Cover image for Jafsie and John Henry : essays
Title:
Jafsie and John Henry : essays
Author:
Mamet, David.
Personal Author:
Publication Information:
New York : Free Press, [1999]

©1999
Physical Description:
xv, 171 pages ; 23 cm
Language:
English
Contents:
Looking at fifty -- Five-mile walk -- Salad days -- Black cashmere sweater -- Cops and cars -- Six hours of perfect poker -- Scotch Malt Whiskey Society -- Knives -- Caps -- Photographs -- The new house -- Producers -- L.A. homes -- Karmann Ghia -- Smash cut -- The screenplay and the State Fair -- Bad boys -- Resorts -- Noach -- The fireman's child -- Poor but happy -- Brompton cocktail -- Why don't you write with a computer? -- Race driving school -- Domicile -- December 24 -- Late season hunt.
ISBN:
9780684841205
Format :
Book

Available:*

Library
Call Number
Material Type
Home Location
Status
Central Library PS3563.A4345 J34 1999 Adult Non-Fiction Central Closed Stacks
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Central Library PS3563.A4345 J34 1999 Adult Non-Fiction Non-Fiction Area
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Summary

Summary

David Mamet has said that if he hadn't found a life in the theater, it is very likely he would have become a criminal. In Jafsie and John Henry the master improviser takes on a range of roles and personae in a lively and personal way. Though older and wiser than when he first shocked theatergoers with the play Sexual Perversity in Chicago, Mamet remains one of the most provocative and iconoclastic voices in American writing today, with an idiom so distinct, so American, that it defies comparison. Mamet in this diverse collection turns his unique lens on subjects ranging from houses to Hollywood producers. As the writer turns fifty, he not only shares his reflections on the nature of creativity and the challenges and rewards of aging but delves into his most intimate obsessions. From a description of the labyrinthine psychology of poker to sharp sallies on moviemaking gibberish and the meaning of macho, Jafsie and John Henry is knit together by Mamet's unique perspective and inimitably spare wit. Oscar Wilde, the tower of Babel, The House Committee on Un-American Activities, Jewish scripture, police corruption, the art of acting, and single-malt scotch are all grist for the mill of Mamet's quicksilver mind. He reminisces about his first car, muses on the Lindbergh trial, laments the loss of the art of knifemaking, and lambastes Hollywood culture. The perennial outsider, David Mamet gives us an inside look at the unique world of an American icon and an unromantic perspective on the changing nature of creativity in an artist's life.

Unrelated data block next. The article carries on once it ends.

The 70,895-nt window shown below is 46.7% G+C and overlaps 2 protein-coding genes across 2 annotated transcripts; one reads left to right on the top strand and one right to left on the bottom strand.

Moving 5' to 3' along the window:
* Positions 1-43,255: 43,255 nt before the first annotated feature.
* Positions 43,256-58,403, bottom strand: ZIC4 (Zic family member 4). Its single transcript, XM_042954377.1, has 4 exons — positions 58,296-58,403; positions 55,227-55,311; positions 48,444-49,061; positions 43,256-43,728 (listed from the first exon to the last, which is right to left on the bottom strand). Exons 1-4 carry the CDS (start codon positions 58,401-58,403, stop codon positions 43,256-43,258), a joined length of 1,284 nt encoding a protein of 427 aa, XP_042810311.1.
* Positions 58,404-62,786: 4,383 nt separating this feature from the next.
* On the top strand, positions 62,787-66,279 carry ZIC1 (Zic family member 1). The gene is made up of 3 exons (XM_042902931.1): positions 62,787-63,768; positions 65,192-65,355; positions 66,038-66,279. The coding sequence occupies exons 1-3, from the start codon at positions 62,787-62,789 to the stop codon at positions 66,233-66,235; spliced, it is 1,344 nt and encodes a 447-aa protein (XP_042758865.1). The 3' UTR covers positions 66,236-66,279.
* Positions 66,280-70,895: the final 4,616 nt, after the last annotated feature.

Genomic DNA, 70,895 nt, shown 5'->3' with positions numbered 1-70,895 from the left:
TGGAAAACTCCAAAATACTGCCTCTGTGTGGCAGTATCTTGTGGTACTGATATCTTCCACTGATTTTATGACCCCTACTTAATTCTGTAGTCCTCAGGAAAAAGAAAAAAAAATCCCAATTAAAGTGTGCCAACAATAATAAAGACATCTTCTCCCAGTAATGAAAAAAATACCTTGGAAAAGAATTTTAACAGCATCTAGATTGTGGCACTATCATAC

Author Notes

David Mamet, November 30, 1947 - David Mamet was born on November 30, 1947 in Flossmoor, Illinois. He attended Goddard College in Vermont and the Neighborhood Playhouse School of Theater in New York. He began his career as an actor and a director, but soon turned to playwriting.

He won acclaim in 1976 with three Off-Broadway plays, "The Duck Variations," "Sexual Perversity in Chicago" and "American Buffalo." His work became known for it's strong male characters and the description of the decline of morality in the world. In 1984, Mamet received the Pulitzer Prize in Literature for his play, "Glengarry Glen Ross."

In 1981, before he received the Pulitzer, Mamet tried his hand at screenwriting. he started by adapting "The Postman Always Rings Twice," and then adapting his own "Glengarry Glen Ross" as well as writing "The Untouchables" and Wag the Dog." He also taught at Goddard College, Yale Drama School and New York University.

Mamet won the Jefferson Award in 1974, the Obie Award in 1976 and 1983, the New York Drama Critics Circle Award in 1977 and 1984, the Outer Circle Award in 1978, the Society of West End Theater Award in 1983, The Pulitzer Prize in 1984, The Dramatists Guild Hall-Warriner Award in 1984, and American Academy Award in 1986 and a Tony Award in 1987. He is considered to be one of the greatest artists in his field.

(Bowker Author Biography)